Continuation and Update – Successful Usage of our own Forecasts!

In an earlier article we had Bernd Goretzki tell us how he approaches the planning of the 1,000 km and 1,000 point flights. Now there was a seventh flight, which we describe and below follows the continuation of the interview!

On 14.08.2019 there was another flight of Bernd over 1.100 points. The day started quite weakly, which was due to the cold front moving away to the east. With such postfrontal situations the PFD doesn’t look so perfect for a big flight either (Bernd talks about the exact planning of such flights below). Thermals are still damped below the cloudy areas right behind the front. In the morning flying against the wind with still weak thermals and a low cloud base was again his tactic. The early effort was rewarded with a tailwind leg over 400km and a 140 km/h cut far into Poland. Planning this is possible for every pilot thanks to the tailwind PFD, which is marked on the maps as a coloured arrow.

In an earlier article we let Bernd Goretzki talk about how he approaches the planning of the 1,000 km and 1,000 point flights. The interview continues here!

How does it work in the evening to close the flights at the departure point?

During this year’s flights I often noticed that it was stuck in the evening. The Fleming was not so homogeneously developed and I often had to be patient.

The flights on 05. and 07. May are almost identical. The one from 07.05.2019 we have already described here. What is there to say about the other days?

The flight at July, 3rd was to the south of Locktow. Unfortunately the “Erzgebirge”, the mountains at the Czech border, disappointed me. They do so with great regularity. And I consider the Zittau mountains to be the Bermuda triangle of German gliding: the passes to the Czech Republic always bring a lot of wind with them and disturb the thermals. Air masses and conditions are rarely homogeneous in this area.

The flight at May, 14th was an escape from the incoming bad weather. Early in the morning I had to flee from the overcast to the southwest, into the actually not so good area east of the “Harz” mountains. On the longitude of Kassel I went north into good soaring conditions and turned near the Baltic Sea. Then, in the late afternoon, I was able to close the flight and extend the flown distance. Late, the overcast conditions vanished and the weather in the “Fläming” developed again.

  • 2019-08-14

    OLC Comment:

  • 2019-08-14

    Potential flight distance (PFD) for the day! It doesn’t look so strong. However, this is due to the moving cold front, which in the east still hinders the morning hours and thus also leads to lower values for the PFD.

  • 2019-08-14 09:00z

    In the morning on the way towards Hamburg a low cloud base is predicted.

  • 2019-08-14 13:00z

    The cloud base rises well – here at the best thermal time at 15:00 local.

  • 2019-08-14 09:00z

    The satellite image at 11:00 a.m. local shows the low and small Cumulus clouds in the late morning. Bernd just passed Stendal.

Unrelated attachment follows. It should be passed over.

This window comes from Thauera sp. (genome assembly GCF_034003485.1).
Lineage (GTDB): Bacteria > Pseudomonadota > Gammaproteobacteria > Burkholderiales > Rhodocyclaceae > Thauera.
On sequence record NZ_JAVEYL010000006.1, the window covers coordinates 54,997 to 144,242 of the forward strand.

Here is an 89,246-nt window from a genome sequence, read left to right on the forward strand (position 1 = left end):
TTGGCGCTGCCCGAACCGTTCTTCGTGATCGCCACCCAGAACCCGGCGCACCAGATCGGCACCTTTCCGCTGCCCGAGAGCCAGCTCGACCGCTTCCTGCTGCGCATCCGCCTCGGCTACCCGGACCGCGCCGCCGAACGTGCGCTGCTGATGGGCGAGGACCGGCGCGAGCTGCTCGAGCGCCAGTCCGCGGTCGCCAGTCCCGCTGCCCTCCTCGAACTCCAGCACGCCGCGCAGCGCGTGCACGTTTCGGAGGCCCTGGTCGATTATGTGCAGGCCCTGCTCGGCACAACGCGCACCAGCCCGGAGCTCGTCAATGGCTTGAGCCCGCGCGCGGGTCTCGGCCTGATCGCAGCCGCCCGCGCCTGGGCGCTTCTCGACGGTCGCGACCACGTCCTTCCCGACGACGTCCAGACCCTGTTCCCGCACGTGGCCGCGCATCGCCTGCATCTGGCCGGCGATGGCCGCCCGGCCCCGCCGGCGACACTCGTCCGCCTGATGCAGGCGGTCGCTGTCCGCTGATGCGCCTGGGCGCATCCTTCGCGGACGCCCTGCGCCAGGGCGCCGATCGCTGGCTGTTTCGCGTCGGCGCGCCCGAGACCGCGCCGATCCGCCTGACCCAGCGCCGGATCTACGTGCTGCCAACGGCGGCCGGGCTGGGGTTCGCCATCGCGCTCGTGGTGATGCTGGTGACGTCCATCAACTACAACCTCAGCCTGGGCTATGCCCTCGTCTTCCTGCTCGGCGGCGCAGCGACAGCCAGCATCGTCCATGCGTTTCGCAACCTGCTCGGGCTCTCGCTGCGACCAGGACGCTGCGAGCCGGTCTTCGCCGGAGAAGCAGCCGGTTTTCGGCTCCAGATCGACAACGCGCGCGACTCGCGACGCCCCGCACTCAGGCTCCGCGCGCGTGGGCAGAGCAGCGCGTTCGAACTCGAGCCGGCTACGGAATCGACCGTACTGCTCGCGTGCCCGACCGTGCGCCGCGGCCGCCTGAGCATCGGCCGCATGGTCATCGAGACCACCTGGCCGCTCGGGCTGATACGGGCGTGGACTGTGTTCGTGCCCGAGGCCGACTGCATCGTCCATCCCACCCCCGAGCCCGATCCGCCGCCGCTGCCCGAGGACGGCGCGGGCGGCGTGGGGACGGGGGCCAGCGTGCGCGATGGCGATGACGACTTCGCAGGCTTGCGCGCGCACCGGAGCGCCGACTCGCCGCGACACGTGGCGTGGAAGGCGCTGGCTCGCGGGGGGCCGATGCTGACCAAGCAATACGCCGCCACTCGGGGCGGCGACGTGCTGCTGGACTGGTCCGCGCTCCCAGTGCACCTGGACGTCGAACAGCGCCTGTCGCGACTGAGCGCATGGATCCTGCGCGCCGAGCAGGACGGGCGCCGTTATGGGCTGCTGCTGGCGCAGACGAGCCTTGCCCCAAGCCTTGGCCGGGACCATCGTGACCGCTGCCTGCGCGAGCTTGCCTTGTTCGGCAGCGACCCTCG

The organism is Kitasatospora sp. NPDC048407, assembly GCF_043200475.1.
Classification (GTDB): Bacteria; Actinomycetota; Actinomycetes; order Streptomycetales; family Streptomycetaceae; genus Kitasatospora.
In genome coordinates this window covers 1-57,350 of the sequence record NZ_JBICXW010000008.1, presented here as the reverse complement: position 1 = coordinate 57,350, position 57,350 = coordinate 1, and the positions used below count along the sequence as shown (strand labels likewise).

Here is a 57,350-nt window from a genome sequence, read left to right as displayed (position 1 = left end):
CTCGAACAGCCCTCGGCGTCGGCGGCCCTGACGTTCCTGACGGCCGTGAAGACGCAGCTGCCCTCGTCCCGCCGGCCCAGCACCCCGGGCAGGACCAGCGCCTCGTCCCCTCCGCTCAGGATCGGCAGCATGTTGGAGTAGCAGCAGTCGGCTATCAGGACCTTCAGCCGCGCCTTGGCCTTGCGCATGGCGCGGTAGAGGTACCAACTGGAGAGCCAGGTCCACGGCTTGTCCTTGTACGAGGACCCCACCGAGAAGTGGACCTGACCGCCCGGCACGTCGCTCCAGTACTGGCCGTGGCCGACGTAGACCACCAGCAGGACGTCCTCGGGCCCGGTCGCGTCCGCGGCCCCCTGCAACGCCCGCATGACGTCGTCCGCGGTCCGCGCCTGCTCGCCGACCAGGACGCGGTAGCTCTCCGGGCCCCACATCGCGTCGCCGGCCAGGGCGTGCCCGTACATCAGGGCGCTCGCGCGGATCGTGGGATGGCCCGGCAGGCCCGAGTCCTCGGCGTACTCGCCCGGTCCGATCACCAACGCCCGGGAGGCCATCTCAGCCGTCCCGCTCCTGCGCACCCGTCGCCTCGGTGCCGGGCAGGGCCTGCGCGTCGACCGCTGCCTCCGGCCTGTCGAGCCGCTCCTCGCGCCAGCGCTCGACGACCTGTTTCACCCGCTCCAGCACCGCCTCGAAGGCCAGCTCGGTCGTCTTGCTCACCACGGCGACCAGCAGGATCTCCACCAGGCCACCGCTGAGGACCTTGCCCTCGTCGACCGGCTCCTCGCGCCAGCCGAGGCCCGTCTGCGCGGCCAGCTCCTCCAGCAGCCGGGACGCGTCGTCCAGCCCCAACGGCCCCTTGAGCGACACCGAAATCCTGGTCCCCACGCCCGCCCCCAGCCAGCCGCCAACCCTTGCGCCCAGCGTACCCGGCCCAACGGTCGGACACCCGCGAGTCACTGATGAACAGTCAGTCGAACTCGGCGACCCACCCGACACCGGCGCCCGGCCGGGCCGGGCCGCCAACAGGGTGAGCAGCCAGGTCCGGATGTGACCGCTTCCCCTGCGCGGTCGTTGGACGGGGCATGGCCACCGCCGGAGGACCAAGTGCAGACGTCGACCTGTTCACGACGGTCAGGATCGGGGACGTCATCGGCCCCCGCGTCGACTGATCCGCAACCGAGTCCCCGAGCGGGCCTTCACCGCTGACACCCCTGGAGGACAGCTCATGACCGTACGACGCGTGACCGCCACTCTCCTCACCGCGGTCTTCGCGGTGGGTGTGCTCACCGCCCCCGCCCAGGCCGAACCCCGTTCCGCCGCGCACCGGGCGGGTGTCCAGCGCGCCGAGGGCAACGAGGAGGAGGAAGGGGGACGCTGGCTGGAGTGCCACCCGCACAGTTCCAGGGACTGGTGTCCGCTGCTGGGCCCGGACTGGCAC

• 2019-08-14 13:00z

    The satellite image at the best thermal time at 15:00 local time. Bernd is 40km behind the second turn. Clear to see are the lines that started north of Berlin, have supported him well.

  • 2019-08-14 15:00z

    “The app was worth its weight in gold on this flight,” says Bernd about the inflight satellite imagery. In flight it got clear through the app that south of Cottbus the entry into a row for the way home had to take place. Here is the third turnpoint.

When you talk about spread outs and overcast, how do you know they’ll be gone by the end of the day?

The forecasts we are making are already meeting the requirements for predicting spread outs quite well. Especially in the cloud distribution they are easy to see. But the most important thing is that I can keep up to date with the latest developments on the road with our TopMetSat app.

How do you plan your big flights with TopMeteo forecasts?

I do not plan such a flight with the PFD chart alone. With the PFD I plan the day, thus whether I should fly or not. Especially for blue thermals and spread outs the cloud distribution in hourly intervals is the most important map. Here I can see whether at all the cumulus situation is suitable for a cross-country flight. I can do this detailedly for the individual hourly segments of my planned flight. Eventually I look into the “thermals” map to estimate when convection will start in the morning and how high the working heights will be. The PFD can sometimes be a little misleading. So I also lay routes through areas, which are colored blue in the PFD on not too long distances, if the cloud distribution shows sufficiently good development during my planned transit time. Also, the wind arrows in the PFD chart are important if they show up, because they show the speed axes.

So thank you Bernd for sharing your knowledge!